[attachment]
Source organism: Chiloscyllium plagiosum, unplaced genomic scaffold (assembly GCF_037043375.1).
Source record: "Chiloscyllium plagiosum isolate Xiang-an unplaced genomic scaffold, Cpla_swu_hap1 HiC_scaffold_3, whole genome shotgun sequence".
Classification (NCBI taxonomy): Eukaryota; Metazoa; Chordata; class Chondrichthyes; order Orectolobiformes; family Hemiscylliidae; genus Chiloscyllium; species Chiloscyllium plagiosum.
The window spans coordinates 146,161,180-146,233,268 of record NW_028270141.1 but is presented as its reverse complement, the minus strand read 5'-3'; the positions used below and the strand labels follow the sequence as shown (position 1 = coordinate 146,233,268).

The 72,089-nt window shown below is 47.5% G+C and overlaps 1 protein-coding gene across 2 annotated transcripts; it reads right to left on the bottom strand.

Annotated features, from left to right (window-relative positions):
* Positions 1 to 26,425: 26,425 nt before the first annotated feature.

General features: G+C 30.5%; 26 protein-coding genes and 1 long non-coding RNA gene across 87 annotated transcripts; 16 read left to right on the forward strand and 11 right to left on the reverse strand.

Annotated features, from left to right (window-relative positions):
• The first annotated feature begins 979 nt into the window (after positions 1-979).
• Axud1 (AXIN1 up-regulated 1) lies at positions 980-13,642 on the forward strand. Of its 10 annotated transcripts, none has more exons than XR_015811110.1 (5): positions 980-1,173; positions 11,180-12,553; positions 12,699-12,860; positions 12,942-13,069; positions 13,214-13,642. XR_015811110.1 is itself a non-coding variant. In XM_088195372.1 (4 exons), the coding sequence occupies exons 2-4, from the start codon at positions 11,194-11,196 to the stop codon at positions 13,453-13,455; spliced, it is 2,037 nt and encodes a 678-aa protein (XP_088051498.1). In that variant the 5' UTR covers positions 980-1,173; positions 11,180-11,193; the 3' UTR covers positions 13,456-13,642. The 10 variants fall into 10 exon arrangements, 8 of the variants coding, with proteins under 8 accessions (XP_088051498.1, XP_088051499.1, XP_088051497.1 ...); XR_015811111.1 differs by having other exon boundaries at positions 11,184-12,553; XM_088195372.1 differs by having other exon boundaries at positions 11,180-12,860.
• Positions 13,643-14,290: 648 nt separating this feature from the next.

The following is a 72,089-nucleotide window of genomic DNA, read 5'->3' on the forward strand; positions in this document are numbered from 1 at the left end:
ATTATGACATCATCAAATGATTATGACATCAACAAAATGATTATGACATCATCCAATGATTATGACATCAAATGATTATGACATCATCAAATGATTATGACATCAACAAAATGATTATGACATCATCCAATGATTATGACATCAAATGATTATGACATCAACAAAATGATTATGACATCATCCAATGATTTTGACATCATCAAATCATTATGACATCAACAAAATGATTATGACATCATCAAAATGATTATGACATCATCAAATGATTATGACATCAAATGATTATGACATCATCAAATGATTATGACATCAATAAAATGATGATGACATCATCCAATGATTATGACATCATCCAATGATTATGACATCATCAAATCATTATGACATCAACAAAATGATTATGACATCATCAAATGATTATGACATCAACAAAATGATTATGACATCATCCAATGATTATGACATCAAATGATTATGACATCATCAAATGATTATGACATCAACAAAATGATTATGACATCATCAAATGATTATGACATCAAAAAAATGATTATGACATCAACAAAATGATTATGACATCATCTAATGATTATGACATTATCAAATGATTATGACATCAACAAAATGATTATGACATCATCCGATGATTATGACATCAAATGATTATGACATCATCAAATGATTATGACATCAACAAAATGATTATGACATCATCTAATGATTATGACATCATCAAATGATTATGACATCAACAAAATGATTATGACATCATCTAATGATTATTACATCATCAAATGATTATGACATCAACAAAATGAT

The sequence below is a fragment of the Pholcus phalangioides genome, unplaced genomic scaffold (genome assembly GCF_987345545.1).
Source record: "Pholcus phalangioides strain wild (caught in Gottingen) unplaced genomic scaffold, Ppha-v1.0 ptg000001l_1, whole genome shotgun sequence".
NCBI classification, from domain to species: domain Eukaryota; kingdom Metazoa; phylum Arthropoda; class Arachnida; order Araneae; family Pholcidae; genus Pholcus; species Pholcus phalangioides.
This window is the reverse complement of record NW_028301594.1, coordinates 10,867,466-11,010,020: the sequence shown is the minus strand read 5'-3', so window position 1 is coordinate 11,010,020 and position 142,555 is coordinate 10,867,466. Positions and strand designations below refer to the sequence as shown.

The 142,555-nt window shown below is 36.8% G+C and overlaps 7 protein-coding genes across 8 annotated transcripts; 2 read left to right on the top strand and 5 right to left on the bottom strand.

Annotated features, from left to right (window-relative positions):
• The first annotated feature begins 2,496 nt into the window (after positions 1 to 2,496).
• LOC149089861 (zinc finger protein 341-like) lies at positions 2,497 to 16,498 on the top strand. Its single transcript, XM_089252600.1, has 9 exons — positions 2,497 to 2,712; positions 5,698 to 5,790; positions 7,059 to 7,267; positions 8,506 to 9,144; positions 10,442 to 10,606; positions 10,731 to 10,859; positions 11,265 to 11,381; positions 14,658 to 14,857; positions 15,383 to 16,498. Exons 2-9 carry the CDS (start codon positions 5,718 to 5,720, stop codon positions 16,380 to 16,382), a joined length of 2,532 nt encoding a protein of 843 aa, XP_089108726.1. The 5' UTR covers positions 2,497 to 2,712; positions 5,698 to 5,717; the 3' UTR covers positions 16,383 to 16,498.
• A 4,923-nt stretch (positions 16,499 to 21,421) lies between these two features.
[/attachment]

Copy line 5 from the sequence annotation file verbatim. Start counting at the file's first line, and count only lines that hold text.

The 72,089-nt window shown below is 47.5% G+C and overlaps 1 protein-coding gene across 2 annotated transcripts; it reads right to left on the bottom strand.